NESHAP: regulation of air pollution produced by welding, metalworking and spray paints

Sentry Air exists because many jobs produce by-products that shouldn’t be inhaled.

Our air purifiers help protect the respiratory systems of people who do those jobs.

Clean air for everyone

Efforts to have clean air during industrial development go back centuries.

In the early 1300s, England’s King Edward I
banned the burning of a specific coal in
London because of its smoke.

In the U.S., the desire for clean air started during the industrial revolution in specific municipalities and, over the years, has produced national legislation.1

The nation has produced a Clean Air Act in 1963, 1970, and 1990.


National Emission Standards for Hazardous Air Pollutants [NESHAP], 40 CFR Part 63, was issued by the EPA because it was required by the Clean Air Act.

It requires control of hazardous air pollutants produced by specific categories of metal fabrication and finishing.

This blog addresses three of the categories regulated by NESHAP: welding, grinding and spray painting.

Welding fume control

Guideline excerpts from an EPA NESHAP presentation stress practicality.2

For example, if practicable, to reduce welding fumes:

  • Use welding processes, process variations and process materials [e.g., filler, shielding and carrier gases] that can reduce fume generation rates.
  • Optimize welding process variables (e.g., electrode diameter, voltage, amperage, welding angle, shield gas flow rate, travel speed).
  • Use a welding fume capture and control system.


The third bullet is where we come in.

We design and manufacture a variety of fume extractors that are effective in most welding and metalworking environments.

You can view them on our website.

Grinding fume control

If you use large, stationary grinding machines, then your process is subject to NESHAP standards.

However, smaller, portable grinders and their emissions could be adding pollutants to workplace air as well.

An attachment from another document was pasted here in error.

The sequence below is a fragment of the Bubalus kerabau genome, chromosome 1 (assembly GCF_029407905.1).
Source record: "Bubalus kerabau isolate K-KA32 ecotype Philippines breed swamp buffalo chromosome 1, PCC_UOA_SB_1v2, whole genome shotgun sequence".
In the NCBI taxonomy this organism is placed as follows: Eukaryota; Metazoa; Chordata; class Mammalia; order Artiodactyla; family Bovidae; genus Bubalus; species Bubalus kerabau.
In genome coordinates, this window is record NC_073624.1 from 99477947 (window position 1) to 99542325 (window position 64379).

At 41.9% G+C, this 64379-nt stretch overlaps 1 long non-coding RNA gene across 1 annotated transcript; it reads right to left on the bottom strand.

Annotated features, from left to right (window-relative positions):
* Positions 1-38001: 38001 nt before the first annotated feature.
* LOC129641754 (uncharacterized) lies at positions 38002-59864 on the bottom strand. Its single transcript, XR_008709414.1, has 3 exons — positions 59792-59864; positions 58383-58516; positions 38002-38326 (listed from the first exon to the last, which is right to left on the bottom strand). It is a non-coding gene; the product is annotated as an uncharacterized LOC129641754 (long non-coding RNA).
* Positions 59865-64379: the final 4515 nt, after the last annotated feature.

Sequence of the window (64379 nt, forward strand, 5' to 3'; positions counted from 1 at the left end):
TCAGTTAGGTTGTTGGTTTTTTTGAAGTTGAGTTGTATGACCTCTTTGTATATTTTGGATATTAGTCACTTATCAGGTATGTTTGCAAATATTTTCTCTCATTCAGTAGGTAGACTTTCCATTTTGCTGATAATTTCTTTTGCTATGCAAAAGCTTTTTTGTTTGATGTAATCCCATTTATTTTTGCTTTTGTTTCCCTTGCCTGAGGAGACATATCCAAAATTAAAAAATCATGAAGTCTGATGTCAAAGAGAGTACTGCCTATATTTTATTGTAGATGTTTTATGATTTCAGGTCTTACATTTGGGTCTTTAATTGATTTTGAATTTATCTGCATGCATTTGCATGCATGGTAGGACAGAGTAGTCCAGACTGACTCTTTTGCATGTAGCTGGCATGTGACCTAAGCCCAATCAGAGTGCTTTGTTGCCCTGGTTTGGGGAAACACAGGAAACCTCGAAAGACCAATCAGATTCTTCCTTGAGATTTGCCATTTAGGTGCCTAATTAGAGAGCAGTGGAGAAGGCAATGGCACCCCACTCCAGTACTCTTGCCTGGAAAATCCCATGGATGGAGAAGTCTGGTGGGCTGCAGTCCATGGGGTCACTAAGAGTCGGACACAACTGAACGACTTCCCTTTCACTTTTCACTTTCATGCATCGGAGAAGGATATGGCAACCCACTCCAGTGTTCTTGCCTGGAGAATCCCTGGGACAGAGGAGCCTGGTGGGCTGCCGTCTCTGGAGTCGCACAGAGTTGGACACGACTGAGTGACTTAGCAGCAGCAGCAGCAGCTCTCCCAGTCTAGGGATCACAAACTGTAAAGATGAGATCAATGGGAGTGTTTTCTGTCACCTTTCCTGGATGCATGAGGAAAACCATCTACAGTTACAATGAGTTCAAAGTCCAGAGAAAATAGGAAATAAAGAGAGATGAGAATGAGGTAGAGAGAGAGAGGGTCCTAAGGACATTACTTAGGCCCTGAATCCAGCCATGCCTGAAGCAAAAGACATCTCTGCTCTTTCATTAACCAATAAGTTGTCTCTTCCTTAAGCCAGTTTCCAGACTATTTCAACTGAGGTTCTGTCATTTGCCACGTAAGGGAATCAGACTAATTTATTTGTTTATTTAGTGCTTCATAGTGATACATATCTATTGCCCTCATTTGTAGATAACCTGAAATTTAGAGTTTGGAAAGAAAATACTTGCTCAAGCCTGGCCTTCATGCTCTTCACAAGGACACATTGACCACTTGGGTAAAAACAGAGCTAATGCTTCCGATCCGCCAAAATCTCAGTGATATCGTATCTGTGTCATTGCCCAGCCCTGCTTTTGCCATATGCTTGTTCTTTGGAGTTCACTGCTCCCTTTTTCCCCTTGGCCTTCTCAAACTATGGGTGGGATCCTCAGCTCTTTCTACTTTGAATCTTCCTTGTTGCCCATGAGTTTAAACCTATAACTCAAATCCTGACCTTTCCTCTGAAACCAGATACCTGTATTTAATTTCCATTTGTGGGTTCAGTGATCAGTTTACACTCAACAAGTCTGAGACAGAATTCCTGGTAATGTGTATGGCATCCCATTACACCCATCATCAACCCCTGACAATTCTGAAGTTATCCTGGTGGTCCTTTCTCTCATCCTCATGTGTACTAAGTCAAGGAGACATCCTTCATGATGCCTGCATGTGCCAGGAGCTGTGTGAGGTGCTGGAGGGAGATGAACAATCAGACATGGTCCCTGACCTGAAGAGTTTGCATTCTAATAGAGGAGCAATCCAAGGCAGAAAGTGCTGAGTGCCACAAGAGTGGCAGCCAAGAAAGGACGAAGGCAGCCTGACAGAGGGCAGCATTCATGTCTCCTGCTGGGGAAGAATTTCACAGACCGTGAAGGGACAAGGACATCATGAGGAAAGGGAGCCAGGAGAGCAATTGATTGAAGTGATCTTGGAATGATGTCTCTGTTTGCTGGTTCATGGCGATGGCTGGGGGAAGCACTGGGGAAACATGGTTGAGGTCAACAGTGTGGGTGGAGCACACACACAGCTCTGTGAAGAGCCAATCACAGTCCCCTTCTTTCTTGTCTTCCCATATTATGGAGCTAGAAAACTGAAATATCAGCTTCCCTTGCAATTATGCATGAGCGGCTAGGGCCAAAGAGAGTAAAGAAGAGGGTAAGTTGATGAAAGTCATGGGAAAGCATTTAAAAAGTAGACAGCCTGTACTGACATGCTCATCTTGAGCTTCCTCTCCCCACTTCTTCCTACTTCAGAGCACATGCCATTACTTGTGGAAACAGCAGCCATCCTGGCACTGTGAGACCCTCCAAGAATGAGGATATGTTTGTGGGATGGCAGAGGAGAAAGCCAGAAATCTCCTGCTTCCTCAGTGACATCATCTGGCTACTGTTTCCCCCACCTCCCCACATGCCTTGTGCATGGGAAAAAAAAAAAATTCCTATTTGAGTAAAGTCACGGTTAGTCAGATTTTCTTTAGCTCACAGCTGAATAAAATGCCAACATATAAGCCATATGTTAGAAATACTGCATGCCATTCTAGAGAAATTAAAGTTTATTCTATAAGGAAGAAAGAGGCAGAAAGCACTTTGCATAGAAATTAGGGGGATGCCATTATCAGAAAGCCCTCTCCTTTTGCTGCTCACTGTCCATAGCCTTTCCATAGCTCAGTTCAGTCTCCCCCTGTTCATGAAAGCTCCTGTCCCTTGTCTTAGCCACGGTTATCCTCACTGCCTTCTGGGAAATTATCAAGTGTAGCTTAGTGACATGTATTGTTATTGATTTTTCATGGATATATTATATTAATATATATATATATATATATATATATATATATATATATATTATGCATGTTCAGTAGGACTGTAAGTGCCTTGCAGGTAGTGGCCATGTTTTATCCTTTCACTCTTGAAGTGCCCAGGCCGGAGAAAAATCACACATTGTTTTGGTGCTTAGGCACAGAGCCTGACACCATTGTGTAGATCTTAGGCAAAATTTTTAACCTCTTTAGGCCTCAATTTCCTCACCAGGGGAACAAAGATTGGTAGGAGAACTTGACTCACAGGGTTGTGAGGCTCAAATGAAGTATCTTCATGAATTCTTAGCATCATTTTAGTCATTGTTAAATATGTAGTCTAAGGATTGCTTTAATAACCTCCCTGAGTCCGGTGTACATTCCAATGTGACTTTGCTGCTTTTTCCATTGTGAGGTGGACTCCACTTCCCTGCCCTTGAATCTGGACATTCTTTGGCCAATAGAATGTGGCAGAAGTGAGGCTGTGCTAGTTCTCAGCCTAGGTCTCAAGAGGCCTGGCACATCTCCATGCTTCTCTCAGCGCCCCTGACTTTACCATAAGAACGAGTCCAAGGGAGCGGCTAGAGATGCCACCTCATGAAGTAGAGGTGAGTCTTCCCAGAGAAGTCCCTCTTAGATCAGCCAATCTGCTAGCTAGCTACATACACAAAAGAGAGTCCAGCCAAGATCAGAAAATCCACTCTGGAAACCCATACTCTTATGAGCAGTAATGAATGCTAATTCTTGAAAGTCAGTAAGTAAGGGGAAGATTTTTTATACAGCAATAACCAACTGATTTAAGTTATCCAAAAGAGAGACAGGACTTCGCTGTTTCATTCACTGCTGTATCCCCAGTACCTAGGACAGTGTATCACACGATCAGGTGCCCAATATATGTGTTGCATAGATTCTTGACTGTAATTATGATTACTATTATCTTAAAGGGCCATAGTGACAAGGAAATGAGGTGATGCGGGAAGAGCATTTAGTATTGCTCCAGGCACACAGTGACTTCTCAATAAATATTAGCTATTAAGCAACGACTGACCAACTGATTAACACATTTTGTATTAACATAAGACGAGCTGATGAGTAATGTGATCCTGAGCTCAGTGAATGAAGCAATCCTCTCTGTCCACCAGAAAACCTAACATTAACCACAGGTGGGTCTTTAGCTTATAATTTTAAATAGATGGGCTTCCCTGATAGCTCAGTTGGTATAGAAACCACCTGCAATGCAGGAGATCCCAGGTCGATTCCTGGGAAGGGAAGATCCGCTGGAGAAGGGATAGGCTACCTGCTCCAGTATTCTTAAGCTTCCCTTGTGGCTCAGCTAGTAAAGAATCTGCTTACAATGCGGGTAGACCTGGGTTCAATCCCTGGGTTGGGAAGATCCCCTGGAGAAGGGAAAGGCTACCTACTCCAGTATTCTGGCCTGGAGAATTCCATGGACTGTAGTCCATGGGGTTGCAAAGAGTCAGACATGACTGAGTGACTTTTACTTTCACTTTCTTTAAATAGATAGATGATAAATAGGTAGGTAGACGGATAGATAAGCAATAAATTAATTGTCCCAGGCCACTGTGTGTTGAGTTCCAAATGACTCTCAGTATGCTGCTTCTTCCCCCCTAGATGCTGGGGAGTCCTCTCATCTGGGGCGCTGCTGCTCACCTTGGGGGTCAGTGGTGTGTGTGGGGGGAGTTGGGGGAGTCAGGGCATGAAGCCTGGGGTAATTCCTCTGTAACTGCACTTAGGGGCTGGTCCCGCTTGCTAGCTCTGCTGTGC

In both situations, you may want to consider our range of fume extractors as potential controls for your grinding operations.

A solution can be specified with airflow appropriate for your application in portable or stationary configurations.


Spray paint fumes

Because spray paints emit pollutants, NESHAP also addresses emissions from spray rooms and spray booths.

When you’d like to do a little touch-up painting without using the full spray room, our Ductless Spray Hoods offer a convenient solution that can be located exactly where necessary without new ductwork or remodeling.

To help you judge their effectiveness, we provide the results of filter longevity and lower explosive limit (LEL) tests results on our website.

General dust reduction

NESHAP documentation stresses the reduction of excess dust in areas surrounding work stations.

Our customers successfully reduce general dust with our ceiling mounted, free-hanging air cleaner, the Model 2000.

Here’s a testimonial about a manufacturing facility that documented a reduction of particles in the ambient air by ~99%.

Additional NESHAP information

We’ve put together an easy-to-follow checklist to see if your operation falls within this regulation. We also posted a NESHAP video to our YouTube channel that further explains this regulation.

Give us a call

For information on options for controlling NESHAP emissions, give us a call at 1.800.799.4609, email us at, or fill out this online form to have a Sentry Air Systems Applications Specialist contact you to discuss your process.



1 History of the Clean Air Act

2 Metal Fabrication and Finishing Area Source NESHAP (subpart XXXXXX) Small Business SBO/SBEAP State Partners


3 Rule and Implementation Information for Nine Metal Fabrication and Finishing Area Source Categories – 40 CFR Part 63 Subpart XXXXXX